On Dec. 8, 1941, just over 24 hours after the Japanese surprise attack on the U.S. Naval Base at Pearl Harbor, Congress issued a formal declaration of war against the Empire of Japan. For a decade, tensions had been mounting between Japan and the U.S., as the Japanese expanded their conquest of a large region including much of China and Southeast Asia. As a result of the bombing of Pearl Harbor, the United States officially entered World War II, already in its third year of being waged by countries of the Allied powers, including the United Kingdom, the Soviet Union, China, Canada and Australia, against the Axis powers of Japan, Germany and Italy.
Practically overnight, military recruiting offices across the country were jammed, as thousands of Americans rushed to enlist in the armed forces. Many of those young men chose to join the Marine Corps, which saw its ranks more than triple in the six months following Pearl Harbor.
While HBO’s miniseries “Band of Brothers” followed the experiences of one company of Army paratroopers in the European Theater of Operations, The Pacific depicts the war a world away in the Pacific Theater of Operations, which encompassed most of the Pacific Ocean and its islands, including the Philippines, the Netherlands East Indies, New Guinea and the Solomon Islands. This miniseries follows the intersecting odysseys of three men of the 1st Marine Division, an infantry division nicknamed “The Old Breed” for its position as the oldest and largest active duty division of the U.S. Marine Corps. With the support of their fellow Marines and comrades in the Navy, Air Force and Army, the 1st Marine Division was at the forefront of many of hardest-fought campaigns of the Pacific War.
Private First Class (PFC) Robert Leckie (played by James Badge Dale) grew up in Rutherford, NJ, one of eight children. He began a professional sportswriting career for the Bergen Evening Record newspaper at age 16. Leckie, who would be christened “Lucky” by his comrades in arms, was one of those who enlisted in the Marine Corps just after Pearl Harbor. He served with H Company, 2nd Battalion, 1st Marine Regiment, 1st Marine Division as a machine gunner.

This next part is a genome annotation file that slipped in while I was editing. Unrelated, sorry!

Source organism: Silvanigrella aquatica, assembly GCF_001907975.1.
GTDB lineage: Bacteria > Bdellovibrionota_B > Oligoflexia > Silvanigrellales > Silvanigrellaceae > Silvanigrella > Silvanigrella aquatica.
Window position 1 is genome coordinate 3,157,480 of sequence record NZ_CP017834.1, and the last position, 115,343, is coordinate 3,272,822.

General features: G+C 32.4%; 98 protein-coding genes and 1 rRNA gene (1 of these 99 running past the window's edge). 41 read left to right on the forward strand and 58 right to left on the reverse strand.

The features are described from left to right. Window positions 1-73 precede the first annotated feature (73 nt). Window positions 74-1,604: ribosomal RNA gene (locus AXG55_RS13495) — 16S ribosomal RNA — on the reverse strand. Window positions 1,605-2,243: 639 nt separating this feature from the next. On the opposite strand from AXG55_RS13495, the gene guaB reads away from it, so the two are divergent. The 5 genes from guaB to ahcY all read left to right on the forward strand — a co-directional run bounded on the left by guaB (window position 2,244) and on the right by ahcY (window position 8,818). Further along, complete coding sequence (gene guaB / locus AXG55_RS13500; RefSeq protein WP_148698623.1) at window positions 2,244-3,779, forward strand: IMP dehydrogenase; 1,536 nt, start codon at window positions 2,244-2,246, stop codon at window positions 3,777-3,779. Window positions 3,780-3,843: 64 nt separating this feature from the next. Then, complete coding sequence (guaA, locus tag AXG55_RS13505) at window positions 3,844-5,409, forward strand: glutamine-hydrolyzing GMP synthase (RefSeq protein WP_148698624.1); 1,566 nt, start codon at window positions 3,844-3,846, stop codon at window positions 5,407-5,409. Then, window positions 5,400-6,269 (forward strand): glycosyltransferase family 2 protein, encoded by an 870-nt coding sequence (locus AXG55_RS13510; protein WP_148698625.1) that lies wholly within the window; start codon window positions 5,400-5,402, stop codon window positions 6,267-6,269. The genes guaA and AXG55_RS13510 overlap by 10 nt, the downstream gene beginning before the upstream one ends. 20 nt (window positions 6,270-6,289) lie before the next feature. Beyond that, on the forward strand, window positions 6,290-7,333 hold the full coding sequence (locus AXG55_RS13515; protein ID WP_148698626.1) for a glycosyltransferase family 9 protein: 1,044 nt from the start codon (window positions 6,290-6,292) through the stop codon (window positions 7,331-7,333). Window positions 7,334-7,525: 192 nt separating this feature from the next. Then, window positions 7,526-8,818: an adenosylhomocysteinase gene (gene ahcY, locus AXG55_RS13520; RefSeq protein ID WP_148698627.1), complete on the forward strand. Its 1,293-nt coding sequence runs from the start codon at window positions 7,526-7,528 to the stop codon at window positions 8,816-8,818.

Sgt. John Basilone (played by Jon Seda) was raised in Raritan, NJ, one of ten children of Italian immigrant parents. In 1934, at age 18, Basilone enlisted in the U.S. Army and served three years in the Philippines, where he was a champion boxer. After a brief return to New Jersey, Basilone enlisted in the Marine Corps in 1940 and was a machine gunner with C Company, 1st Battalion, 7th Marine Regiment, 1st Marine Division, and later with the B Company, 1st Battalion, 27th Marine Regiment, 5th Marine Division.
Born to a privileged family in Mobile, Ala., PFC Eugene B. Sledge (played by Joe Mazzello) had relatives on both sides of his family who fought for the Confederacy. Sledge was the son of a physician who was a medical officer during the First World War; he had turned 18 just one month before the U.S. entered the war, but a heart condition kept him from enlisting until Dec. 1942. Although his family urged him to train as an officer, Sledge ultimately joined as an enlisted man and served with K Company, 3rd Battalion, 5th Marine Regiment, 1st Marine Division as a mortarman.
Over the span of ten hours, The Pacific takes an unflinching “under the helmet” look at the experiences of these men and their brothers in arms, each of whom finds himself fighting for his life on faraway specks of land they had never heard of – Guadalcanal, Cape Gloucester, Peleliu, Iwo Jima, Okinawa. Forced to endure extreme deprivation and a debilitating climate, while fighting a brutal enemy who would rather die than consider surrender, these Marines are driven to the brink of their humanity.
The Pacific depicts these battles – physical, mental and emotional – as it explores the true human cost of war.